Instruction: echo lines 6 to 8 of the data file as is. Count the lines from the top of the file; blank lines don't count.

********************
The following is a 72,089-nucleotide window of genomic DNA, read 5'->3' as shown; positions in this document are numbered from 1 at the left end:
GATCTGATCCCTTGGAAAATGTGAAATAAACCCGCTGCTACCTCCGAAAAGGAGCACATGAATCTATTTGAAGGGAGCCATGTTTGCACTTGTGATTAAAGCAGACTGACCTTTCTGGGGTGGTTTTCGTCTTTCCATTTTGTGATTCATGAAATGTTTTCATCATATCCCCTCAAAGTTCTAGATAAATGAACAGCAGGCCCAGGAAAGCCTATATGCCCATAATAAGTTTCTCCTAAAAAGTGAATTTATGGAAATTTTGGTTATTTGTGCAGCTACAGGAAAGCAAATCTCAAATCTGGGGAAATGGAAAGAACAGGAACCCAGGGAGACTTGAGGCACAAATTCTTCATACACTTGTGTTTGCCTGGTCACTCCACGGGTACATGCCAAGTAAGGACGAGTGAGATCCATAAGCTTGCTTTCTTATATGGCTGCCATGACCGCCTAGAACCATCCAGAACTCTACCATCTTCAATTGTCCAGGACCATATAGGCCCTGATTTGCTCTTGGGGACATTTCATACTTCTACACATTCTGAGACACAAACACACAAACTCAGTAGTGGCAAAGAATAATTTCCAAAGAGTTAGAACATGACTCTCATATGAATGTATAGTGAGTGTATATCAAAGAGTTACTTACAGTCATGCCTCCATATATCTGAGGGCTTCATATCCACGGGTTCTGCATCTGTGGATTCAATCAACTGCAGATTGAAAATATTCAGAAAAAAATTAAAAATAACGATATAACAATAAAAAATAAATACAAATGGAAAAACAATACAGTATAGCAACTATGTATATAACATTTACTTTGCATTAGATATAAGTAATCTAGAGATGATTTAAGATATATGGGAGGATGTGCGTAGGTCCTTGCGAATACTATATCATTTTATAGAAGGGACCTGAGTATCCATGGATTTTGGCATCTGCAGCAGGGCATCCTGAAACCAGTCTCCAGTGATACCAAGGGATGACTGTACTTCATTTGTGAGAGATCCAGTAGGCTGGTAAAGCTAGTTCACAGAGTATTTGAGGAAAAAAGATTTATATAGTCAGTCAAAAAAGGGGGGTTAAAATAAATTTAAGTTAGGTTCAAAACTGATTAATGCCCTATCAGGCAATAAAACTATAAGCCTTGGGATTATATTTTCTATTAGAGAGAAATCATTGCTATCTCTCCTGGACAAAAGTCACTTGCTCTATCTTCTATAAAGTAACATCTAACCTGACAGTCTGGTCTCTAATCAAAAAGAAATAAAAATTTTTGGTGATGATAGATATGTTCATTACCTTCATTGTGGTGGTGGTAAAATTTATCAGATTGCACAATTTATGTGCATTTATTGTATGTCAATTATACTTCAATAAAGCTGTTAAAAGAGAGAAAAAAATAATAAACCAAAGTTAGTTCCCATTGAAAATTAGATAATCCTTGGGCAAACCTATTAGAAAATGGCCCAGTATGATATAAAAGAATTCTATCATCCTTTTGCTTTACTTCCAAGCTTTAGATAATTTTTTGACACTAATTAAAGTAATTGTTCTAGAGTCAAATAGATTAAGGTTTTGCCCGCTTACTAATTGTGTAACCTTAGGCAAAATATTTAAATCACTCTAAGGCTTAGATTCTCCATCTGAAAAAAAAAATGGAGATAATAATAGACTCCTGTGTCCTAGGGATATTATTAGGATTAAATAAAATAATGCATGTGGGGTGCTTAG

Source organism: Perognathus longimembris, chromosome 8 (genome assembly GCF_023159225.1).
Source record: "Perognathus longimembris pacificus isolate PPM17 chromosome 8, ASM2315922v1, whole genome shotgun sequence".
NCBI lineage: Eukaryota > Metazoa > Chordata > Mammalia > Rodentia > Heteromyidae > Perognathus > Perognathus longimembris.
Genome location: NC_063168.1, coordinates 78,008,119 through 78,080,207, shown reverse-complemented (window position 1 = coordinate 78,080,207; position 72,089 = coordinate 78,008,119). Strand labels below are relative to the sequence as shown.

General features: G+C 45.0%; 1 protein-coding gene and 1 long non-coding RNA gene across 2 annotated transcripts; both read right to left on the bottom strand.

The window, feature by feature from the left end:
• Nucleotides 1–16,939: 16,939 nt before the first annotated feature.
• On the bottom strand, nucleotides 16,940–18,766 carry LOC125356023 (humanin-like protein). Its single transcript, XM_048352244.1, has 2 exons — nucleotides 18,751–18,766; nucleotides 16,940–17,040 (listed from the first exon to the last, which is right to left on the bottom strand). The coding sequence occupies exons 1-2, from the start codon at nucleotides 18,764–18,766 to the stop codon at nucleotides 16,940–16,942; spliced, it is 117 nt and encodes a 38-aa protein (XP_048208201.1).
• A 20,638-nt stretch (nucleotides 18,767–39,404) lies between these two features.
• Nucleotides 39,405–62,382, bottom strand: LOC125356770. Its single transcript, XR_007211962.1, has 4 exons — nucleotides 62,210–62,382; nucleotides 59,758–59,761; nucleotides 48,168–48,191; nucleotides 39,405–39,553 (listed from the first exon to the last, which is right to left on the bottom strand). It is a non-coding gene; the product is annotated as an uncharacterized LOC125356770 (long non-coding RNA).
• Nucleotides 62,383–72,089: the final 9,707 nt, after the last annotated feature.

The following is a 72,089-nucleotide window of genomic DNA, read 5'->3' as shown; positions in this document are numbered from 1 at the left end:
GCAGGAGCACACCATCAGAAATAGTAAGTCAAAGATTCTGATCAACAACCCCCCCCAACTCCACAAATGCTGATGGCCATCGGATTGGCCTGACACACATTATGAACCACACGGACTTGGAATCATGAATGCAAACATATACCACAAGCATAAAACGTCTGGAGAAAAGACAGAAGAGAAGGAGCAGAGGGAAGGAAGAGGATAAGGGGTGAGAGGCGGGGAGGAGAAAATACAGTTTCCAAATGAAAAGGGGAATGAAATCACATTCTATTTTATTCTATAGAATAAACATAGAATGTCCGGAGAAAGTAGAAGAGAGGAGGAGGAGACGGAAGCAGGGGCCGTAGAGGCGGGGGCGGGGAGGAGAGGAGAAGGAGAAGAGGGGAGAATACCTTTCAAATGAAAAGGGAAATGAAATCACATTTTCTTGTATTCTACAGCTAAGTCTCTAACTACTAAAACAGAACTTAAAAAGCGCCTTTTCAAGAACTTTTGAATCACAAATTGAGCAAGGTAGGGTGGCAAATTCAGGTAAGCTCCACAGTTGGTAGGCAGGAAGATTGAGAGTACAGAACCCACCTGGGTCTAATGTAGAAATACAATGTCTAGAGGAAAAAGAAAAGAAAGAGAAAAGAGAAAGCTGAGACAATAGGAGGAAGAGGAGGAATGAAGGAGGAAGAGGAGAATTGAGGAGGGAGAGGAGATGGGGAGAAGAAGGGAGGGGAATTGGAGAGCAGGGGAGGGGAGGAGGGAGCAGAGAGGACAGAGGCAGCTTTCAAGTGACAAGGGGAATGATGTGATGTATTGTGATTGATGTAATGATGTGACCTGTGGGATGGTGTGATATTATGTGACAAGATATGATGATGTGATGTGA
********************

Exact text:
Genome location: NC_063168.1, coordinates 78,008,119 through 78,080,207, shown reverse-complemented (window position 1 = coordinate 78,080,207; position 72,089 = coordinate 78,008,119). Strand labels below are relative to the sequence as shown.

General features: G+C 45.0%; 1 protein-coding gene and 1 long non-coding RNA gene across 2 annotated transcripts; both read right to left on the bottom strand.

The window, feature by feature from the left end: